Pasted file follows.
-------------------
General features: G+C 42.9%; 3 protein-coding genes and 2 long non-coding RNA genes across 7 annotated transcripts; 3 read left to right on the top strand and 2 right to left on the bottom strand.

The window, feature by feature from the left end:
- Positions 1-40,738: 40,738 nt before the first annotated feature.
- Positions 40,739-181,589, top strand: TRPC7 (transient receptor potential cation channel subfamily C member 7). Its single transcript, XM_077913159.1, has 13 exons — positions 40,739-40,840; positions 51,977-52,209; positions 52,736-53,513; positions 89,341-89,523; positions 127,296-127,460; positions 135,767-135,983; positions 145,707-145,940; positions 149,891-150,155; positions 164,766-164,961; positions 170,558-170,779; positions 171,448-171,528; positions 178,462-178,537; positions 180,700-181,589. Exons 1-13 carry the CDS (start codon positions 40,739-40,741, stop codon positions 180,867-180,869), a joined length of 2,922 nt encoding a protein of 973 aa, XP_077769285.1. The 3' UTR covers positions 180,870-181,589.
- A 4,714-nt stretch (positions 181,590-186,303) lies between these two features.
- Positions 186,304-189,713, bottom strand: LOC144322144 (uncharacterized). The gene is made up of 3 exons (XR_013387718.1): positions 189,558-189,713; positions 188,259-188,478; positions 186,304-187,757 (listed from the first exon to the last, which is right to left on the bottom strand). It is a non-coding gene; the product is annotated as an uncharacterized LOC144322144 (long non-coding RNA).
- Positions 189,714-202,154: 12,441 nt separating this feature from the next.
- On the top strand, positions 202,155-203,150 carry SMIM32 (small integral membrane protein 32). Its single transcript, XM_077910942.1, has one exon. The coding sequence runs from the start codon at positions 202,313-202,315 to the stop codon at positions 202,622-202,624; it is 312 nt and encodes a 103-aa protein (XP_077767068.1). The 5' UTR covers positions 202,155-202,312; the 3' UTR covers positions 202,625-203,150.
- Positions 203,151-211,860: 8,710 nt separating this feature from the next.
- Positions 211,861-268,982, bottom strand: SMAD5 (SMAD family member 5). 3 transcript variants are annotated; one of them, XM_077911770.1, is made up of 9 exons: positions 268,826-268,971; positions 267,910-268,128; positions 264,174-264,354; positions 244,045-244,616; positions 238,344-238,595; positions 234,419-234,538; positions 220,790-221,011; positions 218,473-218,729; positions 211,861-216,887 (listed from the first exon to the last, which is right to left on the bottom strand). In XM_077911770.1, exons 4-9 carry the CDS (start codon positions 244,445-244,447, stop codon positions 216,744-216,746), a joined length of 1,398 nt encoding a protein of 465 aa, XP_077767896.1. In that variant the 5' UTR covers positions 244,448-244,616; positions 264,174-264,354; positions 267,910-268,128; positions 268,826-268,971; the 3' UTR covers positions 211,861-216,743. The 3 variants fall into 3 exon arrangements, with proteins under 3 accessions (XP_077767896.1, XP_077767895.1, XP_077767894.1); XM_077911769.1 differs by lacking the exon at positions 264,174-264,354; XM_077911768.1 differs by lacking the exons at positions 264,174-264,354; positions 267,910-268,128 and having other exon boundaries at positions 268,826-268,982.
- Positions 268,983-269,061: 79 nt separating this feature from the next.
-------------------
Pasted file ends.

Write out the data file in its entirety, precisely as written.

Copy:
General features: G+C 42.9%; 3 protein-coding genes and 2 long non-coding RNA genes across 7 annotated transcripts; 3 read left to right on the top strand and 2 right to left on the bottom strand.

The window, feature by feature from the left end:
- Positions 1-40,738: 40,738 nt before the first annotated feature.
- Positions 40,739-181,589, top strand: TRPC7 (transient receptor potential cation channel subfamily C member 7). Its single transcript, XM_077913159.1, has 13 exons — positions 40,739-40,840; positions 51,977-52,209; positions 52,736-53,513; positions 89,341-89,523; positions 127,296-127,460; positions 135,767-135,983; positions 145,707-145,940; positions 149,891-150,155; positions 164,766-164,961; positions 170,558-170,779; positions 171,448-171,528; positions 178,462-178,537; positions 180,700-181,589. Exons 1-13 carry the CDS (start codon positions 40,739-40,741, stop codon positions 180,867-180,869), a joined length of 2,922 nt encoding a protein of 973 aa, XP_077769285.1. The 3' UTR covers positions 180,870-181,589.
- A 4,714-nt stretch (positions 181,590-186,303) lies between these two features.
- Positions 186,304-189,713, bottom strand: LOC144322144 (uncharacterized). The gene is made up of 3 exons (XR_013387718.1): positions 189,558-189,713; positions 188,259-188,478; positions 186,304-187,757 (listed from the first exon to the last, which is right to left on the bottom strand). It is a non-coding gene; the product is annotated as an uncharacterized LOC144322144 (long non-coding RNA).
- Positions 189,714-202,154: 12,441 nt separating this feature from the next.
- On the top strand, positions 202,155-203,150 carry SMIM32 (small integral membrane protein 32). Its single transcript, XM_077910942.1, has one exon. The coding sequence runs from the start codon at positions 202,313-202,315 to the stop codon at positions 202,622-202,624; it is 312 nt and encodes a 103-aa protein (XP_077767068.1). The 5' UTR covers positions 202,155-202,312; the 3' UTR covers positions 202,625-203,150.
- Positions 203,151-211,860: 8,710 nt separating this feature from the next.
- Positions 211,861-268,982, bottom strand: SMAD5 (SMAD family member 5). 3 transcript variants are annotated; one of them, XM_077911770.1, is made up of 9 exons: positions 268,826-268,971; positions 267,910-268,128; positions 264,174-264,354; positions 244,045-244,616; positions 238,344-238,595; positions 234,419-234,538; positions 220,790-221,011; positions 218,473-218,729; positions 211,861-216,887 (listed from the first exon to the last, which is right to left on the bottom strand). In XM_077911770.1, exons 4-9 carry the CDS (start codon positions 244,445-244,447, stop codon positions 216,744-216,746), a joined length of 1,398 nt encoding a protein of 465 aa, XP_077767896.1. In that variant the 5' UTR covers positions 244,448-244,616; positions 264,174-264,354; positions 267,910-268,128; positions 268,826-268,971; the 3' UTR covers positions 211,861-216,743. The 3 variants fall into 3 exon arrangements, with proteins under 3 accessions (XP_077767896.1, XP_077767895.1, XP_077767894.1); XM_077911769.1 differs by lacking the exon at positions 264,174-264,354; XM_077911768.1 differs by lacking the exons at positions 264,174-264,354; positions 267,910-268,128 and having other exon boundaries at positions 268,826-268,982.
- Positions 268,983-269,061: 79 nt separating this feature from the next.